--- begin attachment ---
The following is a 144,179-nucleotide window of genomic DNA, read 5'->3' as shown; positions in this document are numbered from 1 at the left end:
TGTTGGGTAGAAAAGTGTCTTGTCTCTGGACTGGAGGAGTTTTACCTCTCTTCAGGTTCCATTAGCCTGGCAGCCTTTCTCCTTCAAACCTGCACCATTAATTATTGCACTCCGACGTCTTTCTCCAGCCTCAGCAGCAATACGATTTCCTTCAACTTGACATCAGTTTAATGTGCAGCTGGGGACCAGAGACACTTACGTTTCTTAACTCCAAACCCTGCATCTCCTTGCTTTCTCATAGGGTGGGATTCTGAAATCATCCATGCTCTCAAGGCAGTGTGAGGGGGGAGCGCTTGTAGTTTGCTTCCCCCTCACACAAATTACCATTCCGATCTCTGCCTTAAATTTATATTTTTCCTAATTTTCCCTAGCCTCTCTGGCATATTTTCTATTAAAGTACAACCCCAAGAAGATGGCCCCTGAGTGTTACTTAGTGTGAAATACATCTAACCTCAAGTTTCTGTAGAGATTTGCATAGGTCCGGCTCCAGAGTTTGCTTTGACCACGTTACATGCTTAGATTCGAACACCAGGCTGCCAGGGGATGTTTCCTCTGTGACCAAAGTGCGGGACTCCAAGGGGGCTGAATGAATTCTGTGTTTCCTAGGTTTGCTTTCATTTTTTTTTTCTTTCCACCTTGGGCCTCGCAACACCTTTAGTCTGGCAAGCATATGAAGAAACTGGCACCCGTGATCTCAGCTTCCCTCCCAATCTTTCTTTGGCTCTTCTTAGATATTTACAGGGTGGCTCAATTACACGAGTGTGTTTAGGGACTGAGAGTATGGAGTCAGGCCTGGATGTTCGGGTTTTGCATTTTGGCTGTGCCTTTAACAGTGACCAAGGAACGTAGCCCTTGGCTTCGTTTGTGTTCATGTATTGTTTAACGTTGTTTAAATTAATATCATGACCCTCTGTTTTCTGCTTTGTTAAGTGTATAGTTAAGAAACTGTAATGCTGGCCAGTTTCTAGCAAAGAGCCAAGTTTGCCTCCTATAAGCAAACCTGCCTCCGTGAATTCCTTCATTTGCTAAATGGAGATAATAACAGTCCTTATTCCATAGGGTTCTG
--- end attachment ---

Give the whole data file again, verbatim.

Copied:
The following is a 144,179-nucleotide window of genomic DNA, read 5'->3' as shown; positions in this document are numbered from 1 at the left end:
TGTTGGGTAGAAAAGTGTCTTGTCTCTGGACTGGAGGAGTTTTACCTCTCTTCAGGTTCCATTAGCCTGGCAGCCTTTCTCCTTCAAACCTGCACCATTAATTATTGCACTCCGACGTCTTTCTCCAGCCTCAGCAGCAATACGATTTCCTTCAACTTGACATCAGTTTAATGTGCAGCTGGGGACCAGAGACACTTACGTTTCTTAACTCCAAACCCTGCATCTCCTTGCTTTCTCATAGGGTGGGATTCTGAAATCATCCATGCTCTCAAGGCAGTGTGAGGGGGGAGCGCTTGTAGTTTGCTTCCCCCTCACACAAATTACCATTCCGATCTCTGCCTTAAATTTATATTTTTCCTAATTTTCCCTAGCCTCTCTGGCATATTTTCTATTAAAGTACAACCCCAAGAAGATGGCCCCTGAGTGTTACTTAGTGTGAAATACATCTAACCTCAAGTTTCTGTAGAGATTTGCATAGGTCCGGCTCCAGAGTTTGCTTTGACCACGTTACATGCTTAGATTCGAACACCAGGCTGCCAGGGGATGTTTCCTCTGTGACCAAAGTGCGGGACTCCAAGGGGGCTGAATGAATTCTGTGTTTCCTAGGTTTGCTTTCATTTTTTTTTTCTTTCCACCTTGGGCCTCGCAACACCTTTAGTCTGGCAAGCATATGAAGAAACTGGCACCCGTGATCTCAGCTTCCCTCCCAATCTTTCTTTGGCTCTTCTTAGATATTTACAGGGTGGCTCAATTACACGAGTGTGTTTAGGGACTGAGAGTATGGAGTCAGGCCTGGATGTTCGGGTTTTGCATTTTGGCTGTGCCTTTAACAGTGACCAAGGAACGTAGCCCTTGGCTTCGTTTGTGTTCATGTATTGTTTAACGTTGTTTAAATTAATATCATGACCCTCTGTTTTCTGCTTTGTTAAGTGTATAGTTAAGAAACTGTAATGCTGGCCAGTTTCTAGCAAAGAGCCAAGTTTGCCTCCTATAAGCAAACCTGCCTCCGTGAATTCCTTCATTTGCTAAATGGAGATAATAACAGTCCTTATTCCATAGGGTTCTG